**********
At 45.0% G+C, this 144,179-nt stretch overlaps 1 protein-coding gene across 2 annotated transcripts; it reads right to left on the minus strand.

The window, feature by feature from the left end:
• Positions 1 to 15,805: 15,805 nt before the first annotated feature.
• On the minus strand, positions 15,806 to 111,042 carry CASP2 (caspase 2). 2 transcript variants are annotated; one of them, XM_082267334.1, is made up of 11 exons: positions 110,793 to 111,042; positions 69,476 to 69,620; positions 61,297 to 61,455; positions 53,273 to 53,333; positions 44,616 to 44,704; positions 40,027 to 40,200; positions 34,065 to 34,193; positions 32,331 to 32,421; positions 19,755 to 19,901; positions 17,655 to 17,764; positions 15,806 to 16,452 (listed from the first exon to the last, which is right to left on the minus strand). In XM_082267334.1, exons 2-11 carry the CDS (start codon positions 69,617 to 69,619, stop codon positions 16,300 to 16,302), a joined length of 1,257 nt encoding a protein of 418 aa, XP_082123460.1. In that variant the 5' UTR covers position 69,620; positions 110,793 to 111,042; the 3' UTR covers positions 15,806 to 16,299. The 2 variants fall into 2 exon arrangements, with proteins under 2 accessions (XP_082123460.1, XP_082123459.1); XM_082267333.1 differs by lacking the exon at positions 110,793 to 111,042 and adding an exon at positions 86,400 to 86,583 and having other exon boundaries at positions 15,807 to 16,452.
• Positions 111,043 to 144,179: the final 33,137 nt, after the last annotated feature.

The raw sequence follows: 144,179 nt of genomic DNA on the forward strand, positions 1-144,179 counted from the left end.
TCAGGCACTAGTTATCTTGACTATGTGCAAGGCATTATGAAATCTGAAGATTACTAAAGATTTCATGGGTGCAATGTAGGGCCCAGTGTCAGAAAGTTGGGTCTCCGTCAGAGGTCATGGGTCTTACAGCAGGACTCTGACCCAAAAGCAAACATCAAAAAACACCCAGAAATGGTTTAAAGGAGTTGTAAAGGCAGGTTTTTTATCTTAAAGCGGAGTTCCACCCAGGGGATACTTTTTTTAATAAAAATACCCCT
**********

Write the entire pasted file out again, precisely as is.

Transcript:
At 45.0% G+C, this 144,179-nt stretch overlaps 1 protein-coding gene across 2 annotated transcripts; it reads right to left on the minus strand.

The window, feature by feature from the left end:
• Positions 1 to 15,805: 15,805 nt before the first annotated feature.
• On the minus strand, positions 15,806 to 111,042 carry CASP2 (caspase 2). 2 transcript variants are annotated; one of them, XM_082267334.1, is made up of 11 exons: positions 110,793 to 111,042; positions 69,476 to 69,620; positions 61,297 to 61,455; positions 53,273 to 53,333; positions 44,616 to 44,704; positions 40,027 to 40,200; positions 34,065 to 34,193; positions 32,331 to 32,421; positions 19,755 to 19,901; positions 17,655 to 17,764; positions 15,806 to 16,452 (listed from the first exon to the last, which is right to left on the minus strand). In XM_082267334.1, exons 2-11 carry the CDS (start codon positions 69,617 to 69,619, stop codon positions 16,300 to 16,302), a joined length of 1,257 nt encoding a protein of 418 aa, XP_082123460.1. In that variant the 5' UTR covers position 69,620; positions 110,793 to 111,042; the 3' UTR covers positions 15,806 to 16,299. The 2 variants fall into 2 exon arrangements, with proteins under 2 accessions (XP_082123460.1, XP_082123459.1); XM_082267333.1 differs by lacking the exon at positions 110,793 to 111,042 and adding an exon at positions 86,400 to 86,583 and having other exon boundaries at positions 15,807 to 16,452.
• Positions 111,043 to 144,179: the final 33,137 nt, after the last annotated feature.

The raw sequence follows: 144,179 nt of genomic DNA on the forward strand, positions 1-144,179 counted from the left end.
TCAGGCACTAGTTATCTTGACTATGTGCAAGGCATTATGAAATCTGAAGATTACTAAAGATTTCATGGGTGCAATGTAGGGCCCAGTGTCAGAAAGTTGGGTCTCCGTCAGAGGTCATGGGTCTTACAGCAGGACTCTGACCCAAAAGCAAACATCAAAAAACACCCAGAAATGGTTTAAAGGAGTTGTAAAGGCAGGTTTTTTATCTTAAAGCGGAGTTCCACCCAGGGGATACTTTTTTTAATAAAAATACCCCT